When we woke up to a steady drizzle the morning of our scheduled tour, we were afraid it would be cancelled. I called to find out, but the TreeUmph! folks reassured me we could climb rain or shine.
So we headed over to the park and checked in, then got all fitted out in our climbing gear.
Our guides buckled, strapped, cinched, checked, and double-checked all our harnesses to ensure they were properly fitted.
Then we watched a brief safety video before heading out to the course, which covers 10 football fields in size and is comprised of 76 treetop obstacles from beginner to extreme, including wobbly bridges, hanging nets, Tarzan ropes, and much, much more.
The park is built to the highest safety standards in the industry. They use a double-carabiner system to keep climbers secured and strictly enforce age limits, to further reduce the risk of human error. I totally understand and appreciate this policy. Unfortunately, it meant our six-year-old Abby missed the age cut off by a couple of months and was not allowed to climb, even on the children’s course.
Mom was much less disappointed by that fact than Abby was. It gave her a good excuse to sit in the van, where we stayed warm and dry and on the ground! Ha!
Later, when the skies cleared and the sun came out, we went exploring and took a few photos of all our monkeys in the trees. The weather ended up being PERFECT, and since the earlier rains frightened off the crowds, there was hardly any waiting in line.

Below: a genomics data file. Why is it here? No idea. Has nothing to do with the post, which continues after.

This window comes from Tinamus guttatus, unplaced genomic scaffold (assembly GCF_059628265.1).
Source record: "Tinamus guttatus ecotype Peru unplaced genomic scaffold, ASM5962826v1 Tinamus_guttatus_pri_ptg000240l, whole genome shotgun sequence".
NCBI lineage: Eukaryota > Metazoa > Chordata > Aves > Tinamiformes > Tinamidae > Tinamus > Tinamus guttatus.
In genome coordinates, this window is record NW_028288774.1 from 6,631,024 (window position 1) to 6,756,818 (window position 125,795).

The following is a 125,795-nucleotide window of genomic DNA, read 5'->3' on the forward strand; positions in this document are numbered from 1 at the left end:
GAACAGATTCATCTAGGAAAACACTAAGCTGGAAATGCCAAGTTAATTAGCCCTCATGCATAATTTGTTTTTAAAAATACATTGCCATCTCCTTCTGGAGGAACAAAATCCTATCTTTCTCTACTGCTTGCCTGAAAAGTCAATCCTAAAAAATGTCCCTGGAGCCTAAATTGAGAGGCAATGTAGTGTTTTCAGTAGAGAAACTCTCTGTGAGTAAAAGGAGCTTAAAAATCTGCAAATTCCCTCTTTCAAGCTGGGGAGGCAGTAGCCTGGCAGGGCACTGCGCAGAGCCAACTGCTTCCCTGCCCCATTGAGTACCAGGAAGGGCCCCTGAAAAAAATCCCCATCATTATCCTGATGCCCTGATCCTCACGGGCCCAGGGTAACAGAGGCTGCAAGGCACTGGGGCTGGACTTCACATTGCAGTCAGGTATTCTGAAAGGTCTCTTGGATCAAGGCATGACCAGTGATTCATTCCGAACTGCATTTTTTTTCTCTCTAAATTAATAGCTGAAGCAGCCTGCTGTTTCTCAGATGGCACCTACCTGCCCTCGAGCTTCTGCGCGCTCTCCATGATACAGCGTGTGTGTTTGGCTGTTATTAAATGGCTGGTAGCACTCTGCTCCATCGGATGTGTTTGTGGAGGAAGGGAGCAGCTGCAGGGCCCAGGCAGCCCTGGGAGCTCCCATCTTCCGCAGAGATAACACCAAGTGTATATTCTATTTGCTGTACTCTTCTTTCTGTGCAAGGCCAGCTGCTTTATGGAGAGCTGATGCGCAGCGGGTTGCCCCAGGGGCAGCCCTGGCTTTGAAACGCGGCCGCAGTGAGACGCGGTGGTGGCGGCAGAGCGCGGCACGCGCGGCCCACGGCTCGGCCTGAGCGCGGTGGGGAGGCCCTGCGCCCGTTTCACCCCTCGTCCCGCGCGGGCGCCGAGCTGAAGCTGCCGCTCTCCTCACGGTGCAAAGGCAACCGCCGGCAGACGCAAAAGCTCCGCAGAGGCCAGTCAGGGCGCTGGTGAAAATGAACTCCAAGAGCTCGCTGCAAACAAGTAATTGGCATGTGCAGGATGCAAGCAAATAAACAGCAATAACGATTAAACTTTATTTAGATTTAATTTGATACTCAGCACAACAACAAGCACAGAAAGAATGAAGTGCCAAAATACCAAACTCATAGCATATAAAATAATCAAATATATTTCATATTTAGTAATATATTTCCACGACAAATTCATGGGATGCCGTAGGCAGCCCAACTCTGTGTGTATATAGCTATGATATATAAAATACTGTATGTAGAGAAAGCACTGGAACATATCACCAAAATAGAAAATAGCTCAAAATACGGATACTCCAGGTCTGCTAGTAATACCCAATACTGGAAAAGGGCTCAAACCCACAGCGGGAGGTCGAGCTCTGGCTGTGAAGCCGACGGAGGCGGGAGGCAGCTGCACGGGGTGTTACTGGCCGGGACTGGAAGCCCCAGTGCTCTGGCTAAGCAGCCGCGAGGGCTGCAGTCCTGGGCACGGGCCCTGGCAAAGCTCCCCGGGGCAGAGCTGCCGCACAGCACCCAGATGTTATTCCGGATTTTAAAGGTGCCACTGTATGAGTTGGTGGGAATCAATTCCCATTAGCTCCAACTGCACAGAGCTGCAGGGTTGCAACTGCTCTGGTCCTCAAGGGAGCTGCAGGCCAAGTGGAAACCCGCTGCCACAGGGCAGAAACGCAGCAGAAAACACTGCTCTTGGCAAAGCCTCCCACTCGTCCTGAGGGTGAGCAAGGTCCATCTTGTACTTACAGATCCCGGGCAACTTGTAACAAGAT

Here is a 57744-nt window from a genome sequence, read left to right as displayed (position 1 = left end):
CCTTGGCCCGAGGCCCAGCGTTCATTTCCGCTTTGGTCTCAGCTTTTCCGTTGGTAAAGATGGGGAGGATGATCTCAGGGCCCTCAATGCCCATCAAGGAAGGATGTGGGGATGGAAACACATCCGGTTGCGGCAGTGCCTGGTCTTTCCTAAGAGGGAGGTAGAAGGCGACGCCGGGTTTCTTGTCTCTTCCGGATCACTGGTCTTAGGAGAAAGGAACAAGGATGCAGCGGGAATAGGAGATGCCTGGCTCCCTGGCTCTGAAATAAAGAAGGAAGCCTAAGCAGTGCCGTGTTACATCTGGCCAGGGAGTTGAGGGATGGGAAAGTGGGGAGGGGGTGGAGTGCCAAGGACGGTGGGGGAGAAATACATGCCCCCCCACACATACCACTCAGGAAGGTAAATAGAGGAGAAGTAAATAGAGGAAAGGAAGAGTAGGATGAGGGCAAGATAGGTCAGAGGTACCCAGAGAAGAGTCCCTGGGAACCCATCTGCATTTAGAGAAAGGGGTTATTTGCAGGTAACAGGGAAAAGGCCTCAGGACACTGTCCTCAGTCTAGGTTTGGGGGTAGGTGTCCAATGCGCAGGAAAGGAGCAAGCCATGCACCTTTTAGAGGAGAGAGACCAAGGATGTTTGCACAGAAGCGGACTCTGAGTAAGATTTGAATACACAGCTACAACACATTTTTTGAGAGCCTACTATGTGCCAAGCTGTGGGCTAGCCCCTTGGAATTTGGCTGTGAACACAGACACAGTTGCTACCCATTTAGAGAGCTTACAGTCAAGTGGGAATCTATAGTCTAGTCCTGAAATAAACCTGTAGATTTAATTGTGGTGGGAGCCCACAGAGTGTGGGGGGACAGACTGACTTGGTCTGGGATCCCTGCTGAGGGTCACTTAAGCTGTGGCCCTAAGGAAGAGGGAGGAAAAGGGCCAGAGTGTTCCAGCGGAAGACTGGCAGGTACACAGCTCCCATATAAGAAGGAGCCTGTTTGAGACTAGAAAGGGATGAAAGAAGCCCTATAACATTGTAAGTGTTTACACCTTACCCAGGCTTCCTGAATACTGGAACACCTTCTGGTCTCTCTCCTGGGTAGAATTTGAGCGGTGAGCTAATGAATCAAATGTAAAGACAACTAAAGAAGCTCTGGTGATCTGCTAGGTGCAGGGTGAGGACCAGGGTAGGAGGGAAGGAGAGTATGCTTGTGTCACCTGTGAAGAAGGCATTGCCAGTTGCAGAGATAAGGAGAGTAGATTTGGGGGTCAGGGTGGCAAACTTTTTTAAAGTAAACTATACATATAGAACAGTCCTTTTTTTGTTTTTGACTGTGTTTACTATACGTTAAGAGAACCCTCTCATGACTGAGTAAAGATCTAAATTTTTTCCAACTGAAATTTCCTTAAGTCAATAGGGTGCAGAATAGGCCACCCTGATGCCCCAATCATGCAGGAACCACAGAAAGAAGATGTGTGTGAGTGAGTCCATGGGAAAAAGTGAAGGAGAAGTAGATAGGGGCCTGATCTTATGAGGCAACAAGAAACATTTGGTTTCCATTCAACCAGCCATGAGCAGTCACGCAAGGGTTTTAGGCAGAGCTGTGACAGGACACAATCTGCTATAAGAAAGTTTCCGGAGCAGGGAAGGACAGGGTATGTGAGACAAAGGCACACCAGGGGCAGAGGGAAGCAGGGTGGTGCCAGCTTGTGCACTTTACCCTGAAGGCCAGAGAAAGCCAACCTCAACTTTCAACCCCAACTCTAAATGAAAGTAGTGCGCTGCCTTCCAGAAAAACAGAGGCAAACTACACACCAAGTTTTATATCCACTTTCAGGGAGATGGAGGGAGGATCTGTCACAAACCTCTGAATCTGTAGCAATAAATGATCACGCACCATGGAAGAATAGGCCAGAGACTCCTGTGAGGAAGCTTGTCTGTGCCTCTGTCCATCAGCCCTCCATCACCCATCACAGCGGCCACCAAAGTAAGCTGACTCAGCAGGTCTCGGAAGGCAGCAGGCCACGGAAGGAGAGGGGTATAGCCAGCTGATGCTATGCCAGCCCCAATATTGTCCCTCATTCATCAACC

Our younger boys, ages nine and eleven, were only allowed on the first three of TreeUmph’s Adventure Courses, so once those were completed, Dad called it quits, too.
Isaac, Rachel, and Rebekah, however, persevered through all five courses and the triumphant 650-foot long zip-line finish…
…despite being warned that most climbers are unable to finish the last two . Those were extremely challenging and required a lot of strenuous work. The girls were especially proud (and maybe even a little surprised) that they were able to stick with it to the end.
Our family made great memories at TreeUmph. Thanks to another US Family Guide blogger promotion, we were given free admission in exchange for this review, but Abigail’s already lobbying to go back on our own dime once she turns seven.
She doesn’t want to miss out on all the fun her siblings had in the treetops.
If you decide to try out TreeUmph Adventure Course, we recommend visiting on a weekday. It’s less crowded then, and you can save 10% by using the promotion code USFG:
More Travel Ideas for Families
If your family loves to go as much as mine does, check out my book Pack Up & Leave. It’s chockful of smart tips that will make your next family road trip or vacation more economical, educational, and memorable.
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